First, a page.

Page 36: of Maritime Logistics Professional Magazine (Q1 2011)

Maritime Risk

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36 Maritime Professional 1Q 2011 auxiliaries, improved aero- dynamics and other areas that are ripe for investi- gation. ABS believes that much can be done that will return immediate benefits from improved opera- tional efficiencies that have the bonus of reducing the environmental impact of ship operations.

SADLER (LR) Shipowners have to make some big decisions with respect to ECA compliance. The days of a ‘one-solution-fits- all-needs’ approach to fuel and propulsion technologies may be gone forever. Owners will need to evaluate their needs and adopt strategies to try and best position themselves to meet regulatory requirements and meet their clients’ needs, choos- ing options that will remain viable over the course of a ship’s life. Shipbuilders will need to provide cleaner designs.

Regulators have to ensure that net environmental benefits are encouraged. LR supports all these stakeholders.

Involved across a full spectrum of technological and opera- tional research and development areas, Lloyd’s Register efforts include emissions verification for Maersk Line, Ship

Energy Efficiency Services and groundbreaking work in lead- ing the understanding of nuclear power’s potential for ship- ping. This latter is an example of an outpacing strategy that would address all emissions issues and still provide more than adequate, affordable, power.

Class is needed more than ever to knit together the overlap- ping needs and requirements of shipowners, builders and reg- ulators to achieve positive outcomes and net environmental benefits for all stakeholders. LR is well placed to help all these players adapt to a more complex world.

COYNE (GL) Reducing the environmental impact of shipping in order to upgrade its image as an environmentally friendly mode of transportation is one of the most important topics for the maritime industry. GL’s experience goes back to the 1980’s when GL started its own emission lab to analyze all ingredients of air emissions. Looking at the comprehensive picture, our emission laboratory has provided our clients revealing knowledge about the interdependence of fuel ingre- dients such as nitrous oxides, particulate matter and volatile organic compounds.

Today, we are discussing the option of gas as an alternative fuel. There does appear to be general consensus developing that gas engines can be used on vessels operating regular or shorter routes. Gas as fuel is a viable alternative to heavy fuel oil. The environmental benefits of LNG as a fuel are well doc- umented, with negligible sulphur emissions and much lower

CO2 and NOx emissions than standard marine fuels. The technology exists and the regulatory regime is considering new rules – an international code - to allow gas as fuel. Gas- powered engines are superior, offering substantial cost sav- ings.

GL continues to monitor national and international legislation to inform its clients about new limits and thresholds. GL has established itself as the classification society that has propa- gated ‘energy efficiency and competitiveness of ships’ for many years. We are now providing consulting services with our own company called FutureShip, showing shipping lines and shipyard clients how to improve efficiency and cost- effectiveness.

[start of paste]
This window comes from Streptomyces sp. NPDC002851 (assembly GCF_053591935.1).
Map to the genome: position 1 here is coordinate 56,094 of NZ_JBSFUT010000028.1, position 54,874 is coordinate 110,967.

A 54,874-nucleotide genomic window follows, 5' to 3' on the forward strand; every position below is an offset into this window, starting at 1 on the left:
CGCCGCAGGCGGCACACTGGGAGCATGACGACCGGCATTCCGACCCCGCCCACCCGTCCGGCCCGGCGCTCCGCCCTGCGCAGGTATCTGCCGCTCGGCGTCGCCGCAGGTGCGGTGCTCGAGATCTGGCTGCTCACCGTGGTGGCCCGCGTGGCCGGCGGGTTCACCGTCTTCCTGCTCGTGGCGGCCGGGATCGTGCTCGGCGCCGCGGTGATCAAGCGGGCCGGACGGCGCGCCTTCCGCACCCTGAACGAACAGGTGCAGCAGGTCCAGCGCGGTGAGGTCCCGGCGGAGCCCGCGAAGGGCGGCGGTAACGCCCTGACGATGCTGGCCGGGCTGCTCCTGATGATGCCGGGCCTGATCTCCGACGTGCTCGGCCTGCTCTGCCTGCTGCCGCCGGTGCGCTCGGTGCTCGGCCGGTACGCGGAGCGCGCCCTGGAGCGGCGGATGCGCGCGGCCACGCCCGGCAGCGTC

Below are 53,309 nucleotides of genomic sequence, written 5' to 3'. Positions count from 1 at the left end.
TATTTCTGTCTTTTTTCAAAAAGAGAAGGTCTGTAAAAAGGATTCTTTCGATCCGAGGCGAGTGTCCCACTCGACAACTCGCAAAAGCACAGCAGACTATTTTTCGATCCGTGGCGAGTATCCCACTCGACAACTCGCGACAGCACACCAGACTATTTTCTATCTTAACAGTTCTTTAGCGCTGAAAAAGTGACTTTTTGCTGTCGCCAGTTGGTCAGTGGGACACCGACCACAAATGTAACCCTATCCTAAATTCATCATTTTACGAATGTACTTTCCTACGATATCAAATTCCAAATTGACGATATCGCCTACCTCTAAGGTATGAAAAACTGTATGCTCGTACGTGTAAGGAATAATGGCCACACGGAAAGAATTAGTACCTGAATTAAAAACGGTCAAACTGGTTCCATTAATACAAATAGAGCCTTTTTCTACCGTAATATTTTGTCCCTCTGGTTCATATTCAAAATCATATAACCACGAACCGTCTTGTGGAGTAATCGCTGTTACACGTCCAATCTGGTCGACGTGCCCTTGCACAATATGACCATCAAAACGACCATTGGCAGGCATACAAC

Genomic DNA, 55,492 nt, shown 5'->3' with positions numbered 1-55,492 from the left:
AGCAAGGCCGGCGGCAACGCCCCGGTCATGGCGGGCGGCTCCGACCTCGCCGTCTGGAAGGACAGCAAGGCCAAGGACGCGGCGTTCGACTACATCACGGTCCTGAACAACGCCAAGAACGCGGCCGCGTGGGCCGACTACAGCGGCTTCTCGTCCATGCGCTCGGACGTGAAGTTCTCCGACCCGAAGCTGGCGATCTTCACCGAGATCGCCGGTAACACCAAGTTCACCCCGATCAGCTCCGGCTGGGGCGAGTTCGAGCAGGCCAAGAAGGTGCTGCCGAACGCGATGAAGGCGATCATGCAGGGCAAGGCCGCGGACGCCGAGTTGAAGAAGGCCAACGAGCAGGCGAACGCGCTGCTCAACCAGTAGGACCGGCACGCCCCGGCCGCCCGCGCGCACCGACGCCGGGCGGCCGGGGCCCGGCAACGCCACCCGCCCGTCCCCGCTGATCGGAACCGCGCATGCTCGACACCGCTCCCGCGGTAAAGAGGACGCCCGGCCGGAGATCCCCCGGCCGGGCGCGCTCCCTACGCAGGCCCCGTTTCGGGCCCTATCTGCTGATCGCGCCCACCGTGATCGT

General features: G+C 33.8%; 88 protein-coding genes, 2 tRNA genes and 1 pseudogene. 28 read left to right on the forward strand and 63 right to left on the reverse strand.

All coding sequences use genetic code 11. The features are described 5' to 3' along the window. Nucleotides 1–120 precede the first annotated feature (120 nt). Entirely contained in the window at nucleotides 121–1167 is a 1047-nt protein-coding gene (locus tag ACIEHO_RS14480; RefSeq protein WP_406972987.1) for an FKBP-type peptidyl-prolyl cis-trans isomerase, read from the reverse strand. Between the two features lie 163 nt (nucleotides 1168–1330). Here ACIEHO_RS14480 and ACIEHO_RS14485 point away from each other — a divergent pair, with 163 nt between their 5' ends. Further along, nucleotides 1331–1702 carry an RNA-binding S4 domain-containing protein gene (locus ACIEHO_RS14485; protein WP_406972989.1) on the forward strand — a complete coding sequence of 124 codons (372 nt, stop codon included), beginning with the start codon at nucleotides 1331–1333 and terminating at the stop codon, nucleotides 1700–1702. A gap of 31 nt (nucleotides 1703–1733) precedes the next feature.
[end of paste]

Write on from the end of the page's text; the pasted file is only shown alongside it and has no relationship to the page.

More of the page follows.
Ensuring that a ship is safe to go to sea via documentation, inspec- tion and audit is a heavy responsibility. Describe the most far reaching change(s) in the role(s) of classification societies that you have seen. How did your organization react to these changes?

TØRSTAD (DNV) We have certainly seen an increased demand for classification services, due to new requirements such as enhanced hull inspections, new safety regulations such as the

ISM and ISPS Codes, anti-fouling hull coatings, ballast water management plans, and the implementation of the USCG

Alternate Compliance Program.

We also expect that the Deepwater Horizon disaster will lead to changes in both the maritime and offshore safety regimes.

In fact, DNV has developed a position paper on key elements for an effective offshore safety regime in the US based upon a combination of prescriptive and goal based standards cou- pled with comprehensive risk assessments including real time decision making with quantitative risk tools.

Of course, there have been a lot of other broader changes, such as formation of the European Marine Safety Agency, the

US Oil Pollution Act of 1990, and IMO adopting a goal based approach for setting standards. In every case, we have worked within the IMO and other authorities to develop the right frameworks, to understand the new requirements, help our customers understand the new demands, and in training our people to understand the business perspective and challenges so that we can deliver these new services.


Sadler (LR) China will play a key role in shaping the future of shipping as it becomes the world’s primary maritime market ... China will be at the heart of LR’s future.

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Maritime Logistics Professional magazine is published six times annually.